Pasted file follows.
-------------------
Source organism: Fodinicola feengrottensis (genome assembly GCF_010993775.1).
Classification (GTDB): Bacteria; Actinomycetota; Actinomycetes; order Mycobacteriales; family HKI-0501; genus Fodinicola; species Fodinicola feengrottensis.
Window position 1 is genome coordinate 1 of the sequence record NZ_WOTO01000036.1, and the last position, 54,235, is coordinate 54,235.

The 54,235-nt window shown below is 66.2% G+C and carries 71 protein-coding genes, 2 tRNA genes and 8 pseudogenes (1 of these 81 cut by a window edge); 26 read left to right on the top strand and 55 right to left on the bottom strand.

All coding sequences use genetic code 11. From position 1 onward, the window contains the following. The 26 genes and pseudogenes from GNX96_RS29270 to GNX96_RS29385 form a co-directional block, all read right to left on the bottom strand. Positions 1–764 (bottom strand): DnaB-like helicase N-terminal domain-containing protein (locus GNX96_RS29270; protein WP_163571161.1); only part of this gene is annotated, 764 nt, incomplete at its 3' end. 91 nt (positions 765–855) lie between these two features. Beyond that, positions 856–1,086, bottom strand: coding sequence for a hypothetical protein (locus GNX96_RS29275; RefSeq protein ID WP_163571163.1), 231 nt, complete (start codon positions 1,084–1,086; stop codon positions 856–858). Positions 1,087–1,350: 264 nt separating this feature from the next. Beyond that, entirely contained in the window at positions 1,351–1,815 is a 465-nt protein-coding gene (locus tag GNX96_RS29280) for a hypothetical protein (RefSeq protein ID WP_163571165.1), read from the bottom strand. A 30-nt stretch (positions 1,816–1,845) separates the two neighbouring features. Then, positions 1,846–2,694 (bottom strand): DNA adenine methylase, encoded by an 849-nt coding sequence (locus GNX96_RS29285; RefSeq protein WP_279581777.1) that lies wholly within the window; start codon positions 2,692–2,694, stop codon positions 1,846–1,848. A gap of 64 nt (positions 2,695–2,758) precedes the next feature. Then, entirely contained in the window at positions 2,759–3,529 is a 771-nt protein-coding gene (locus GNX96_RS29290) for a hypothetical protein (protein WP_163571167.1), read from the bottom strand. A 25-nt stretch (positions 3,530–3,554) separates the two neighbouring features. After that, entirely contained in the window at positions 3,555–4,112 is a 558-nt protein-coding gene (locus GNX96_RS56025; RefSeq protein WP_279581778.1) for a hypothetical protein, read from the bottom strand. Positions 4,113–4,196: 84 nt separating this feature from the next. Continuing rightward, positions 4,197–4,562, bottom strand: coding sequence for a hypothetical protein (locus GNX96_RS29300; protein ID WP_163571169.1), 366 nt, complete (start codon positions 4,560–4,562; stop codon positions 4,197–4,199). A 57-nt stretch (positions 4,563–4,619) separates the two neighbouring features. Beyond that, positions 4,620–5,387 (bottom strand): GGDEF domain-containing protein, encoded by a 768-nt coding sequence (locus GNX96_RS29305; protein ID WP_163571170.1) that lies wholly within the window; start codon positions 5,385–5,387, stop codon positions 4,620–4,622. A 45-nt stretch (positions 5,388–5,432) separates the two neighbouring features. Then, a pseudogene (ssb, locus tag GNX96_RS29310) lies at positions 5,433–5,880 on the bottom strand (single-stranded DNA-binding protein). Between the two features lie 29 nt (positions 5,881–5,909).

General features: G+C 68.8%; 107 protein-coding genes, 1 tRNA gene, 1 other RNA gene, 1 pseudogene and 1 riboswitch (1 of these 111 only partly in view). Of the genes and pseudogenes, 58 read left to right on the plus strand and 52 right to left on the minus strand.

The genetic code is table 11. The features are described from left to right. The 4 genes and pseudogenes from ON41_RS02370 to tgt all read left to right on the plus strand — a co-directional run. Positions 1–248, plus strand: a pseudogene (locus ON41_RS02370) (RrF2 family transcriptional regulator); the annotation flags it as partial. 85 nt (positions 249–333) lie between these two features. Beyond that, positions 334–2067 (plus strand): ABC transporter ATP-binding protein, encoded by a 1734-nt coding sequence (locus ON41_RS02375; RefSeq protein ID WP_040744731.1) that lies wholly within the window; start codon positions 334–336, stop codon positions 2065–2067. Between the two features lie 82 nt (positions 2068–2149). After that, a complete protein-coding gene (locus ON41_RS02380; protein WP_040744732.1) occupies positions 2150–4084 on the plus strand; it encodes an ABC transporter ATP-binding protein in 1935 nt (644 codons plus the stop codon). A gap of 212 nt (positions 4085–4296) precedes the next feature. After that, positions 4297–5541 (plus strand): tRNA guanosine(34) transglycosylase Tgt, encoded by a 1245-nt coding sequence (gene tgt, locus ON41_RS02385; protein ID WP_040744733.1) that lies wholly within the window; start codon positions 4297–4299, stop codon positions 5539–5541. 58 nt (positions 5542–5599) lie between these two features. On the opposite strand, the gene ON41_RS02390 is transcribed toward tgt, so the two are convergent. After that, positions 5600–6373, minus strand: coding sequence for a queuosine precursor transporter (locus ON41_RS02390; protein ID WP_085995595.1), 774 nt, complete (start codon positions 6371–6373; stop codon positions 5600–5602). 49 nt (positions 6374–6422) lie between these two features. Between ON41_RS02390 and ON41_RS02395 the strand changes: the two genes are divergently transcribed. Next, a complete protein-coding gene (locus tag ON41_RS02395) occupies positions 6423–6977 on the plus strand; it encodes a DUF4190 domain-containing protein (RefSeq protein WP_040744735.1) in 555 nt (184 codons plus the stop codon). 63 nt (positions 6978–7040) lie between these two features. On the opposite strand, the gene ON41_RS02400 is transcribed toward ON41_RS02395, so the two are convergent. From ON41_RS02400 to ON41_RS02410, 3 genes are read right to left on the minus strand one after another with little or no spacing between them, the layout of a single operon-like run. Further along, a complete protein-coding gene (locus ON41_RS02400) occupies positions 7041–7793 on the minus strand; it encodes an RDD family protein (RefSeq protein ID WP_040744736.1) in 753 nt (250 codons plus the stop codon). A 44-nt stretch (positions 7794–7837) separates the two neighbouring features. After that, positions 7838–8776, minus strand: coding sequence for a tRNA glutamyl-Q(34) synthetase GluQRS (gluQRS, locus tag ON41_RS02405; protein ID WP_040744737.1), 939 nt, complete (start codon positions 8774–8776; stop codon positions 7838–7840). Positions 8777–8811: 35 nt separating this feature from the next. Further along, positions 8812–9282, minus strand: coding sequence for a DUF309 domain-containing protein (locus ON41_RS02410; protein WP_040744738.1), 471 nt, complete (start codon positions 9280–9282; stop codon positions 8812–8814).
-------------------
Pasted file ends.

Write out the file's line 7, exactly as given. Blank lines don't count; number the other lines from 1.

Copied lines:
The genetic code is table 11. The features are described from left to right. The 4 genes and pseudogenes from ON41_RS02370 to tgt all read left to right on the plus strand — a co-directional run. Positions 1–248, plus strand: a pseudogene (locus ON41_RS02370) (RrF2 family transcriptional regulator); the annotation flags it as partial. 85 nt (positions 249–333) lie between these two features. Beyond that, positions 334–2067 (plus strand): ABC transporter ATP-binding protein, encoded by a 1734-nt coding sequence (locus ON41_RS02375; RefSeq protein ID WP_040744731.1) that lies wholly within the window; start codon positions 334–336, stop codon positions 2065–2067. Between the two features lie 82 nt (positions 2068–2149). After that, a complete protein-coding gene (locus ON41_RS02380; protein WP_040744732.1) occupies positions 2150–4084 on the plus strand; it encodes an ABC transporter ATP-binding protein in 1935 nt (644 codons plus the stop codon). A gap of 212 nt (positions 4085–4296) precedes the next feature. After that, positions 4297–5541 (plus strand): tRNA guanosine(34) transglycosylase Tgt, encoded by a 1245-nt coding sequence (gene tgt, locus ON41_RS02385; protein ID WP_040744733.1) that lies wholly within the window; start codon positions 4297–4299, stop codon positions 5539–5541. 58 nt (positions 5542–5599) lie between these two features. On the opposite strand, the gene ON41_RS02390 is transcribed toward tgt, so the two are convergent. After that, positions 5600–6373, minus strand: coding sequence for a queuosine precursor transporter (locus ON41_RS02390; protein ID WP_085995595.1), 774 nt, complete (start codon positions 6371–6373; stop codon positions 5600–5602). 49 nt (positions 6374–6422) lie between these two features. Between ON41_RS02390 and ON41_RS02395 the strand changes: the two genes are divergently transcribed. Next, a complete protein-coding gene (locus tag ON41_RS02395) occupies positions 6423–6977 on the plus strand; it encodes a DUF4190 domain-containing protein (RefSeq protein WP_040744735.1) in 555 nt (184 codons plus the stop codon). 63 nt (positions 6978–7040) lie between these two features. On the opposite strand, the gene ON41_RS02400 is transcribed toward ON41_RS02395, so the two are convergent. From ON41_RS02400 to ON41_RS02410, 3 genes are read right to left on the minus strand one after another with little or no spacing between them, the layout of a single operon-like run. Further along, a complete protein-coding gene (locus ON41_RS02400) occupies positions 7041–7793 on the minus strand; it encodes an RDD family protein (RefSeq protein ID WP_040744736.1) in 753 nt (250 codons plus the stop codon). A 44-nt stretch (positions 7794–7837) separates the two neighbouring features. After that, positions 7838–8776, minus strand: coding sequence for a tRNA glutamyl-Q(34) synthetase GluQRS (gluQRS, locus tag ON41_RS02405; protein ID WP_040744737.1), 939 nt, complete (start codon positions 8774–8776; stop codon positions 7838–7840). Positions 8777–8811: 35 nt separating this feature from the next. Further along, positions 8812–9282, minus strand: coding sequence for a DUF309 domain-containing protein (locus ON41_RS02410; protein WP_040744738.1), 471 nt, complete (start codon positions 9280–9282; stop codon positions 8812–8814).